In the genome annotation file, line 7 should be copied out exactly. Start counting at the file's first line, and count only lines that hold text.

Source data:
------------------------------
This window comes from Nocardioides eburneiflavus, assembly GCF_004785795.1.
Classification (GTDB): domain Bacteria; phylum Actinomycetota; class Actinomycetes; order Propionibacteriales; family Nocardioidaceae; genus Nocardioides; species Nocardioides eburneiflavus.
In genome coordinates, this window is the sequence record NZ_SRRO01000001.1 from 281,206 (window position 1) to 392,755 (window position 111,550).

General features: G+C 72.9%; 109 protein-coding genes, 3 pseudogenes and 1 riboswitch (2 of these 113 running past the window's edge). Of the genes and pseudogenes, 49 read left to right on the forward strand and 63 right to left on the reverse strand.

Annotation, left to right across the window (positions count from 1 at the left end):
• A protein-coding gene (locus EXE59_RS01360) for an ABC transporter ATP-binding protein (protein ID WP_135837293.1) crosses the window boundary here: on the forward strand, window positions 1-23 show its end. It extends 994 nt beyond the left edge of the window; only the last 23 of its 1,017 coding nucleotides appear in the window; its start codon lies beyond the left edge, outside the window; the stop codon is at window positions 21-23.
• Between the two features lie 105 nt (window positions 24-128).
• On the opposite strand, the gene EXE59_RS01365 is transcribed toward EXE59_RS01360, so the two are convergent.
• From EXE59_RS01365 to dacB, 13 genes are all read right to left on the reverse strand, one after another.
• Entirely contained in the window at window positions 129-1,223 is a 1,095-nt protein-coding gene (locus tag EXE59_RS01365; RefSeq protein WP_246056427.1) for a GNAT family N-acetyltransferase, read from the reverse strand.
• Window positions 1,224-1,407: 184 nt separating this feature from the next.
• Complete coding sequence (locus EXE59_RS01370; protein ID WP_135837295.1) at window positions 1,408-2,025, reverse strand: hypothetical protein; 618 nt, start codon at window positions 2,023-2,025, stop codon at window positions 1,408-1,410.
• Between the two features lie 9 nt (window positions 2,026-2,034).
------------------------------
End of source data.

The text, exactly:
• Between the two features lie 105 nt (window positions 24-128).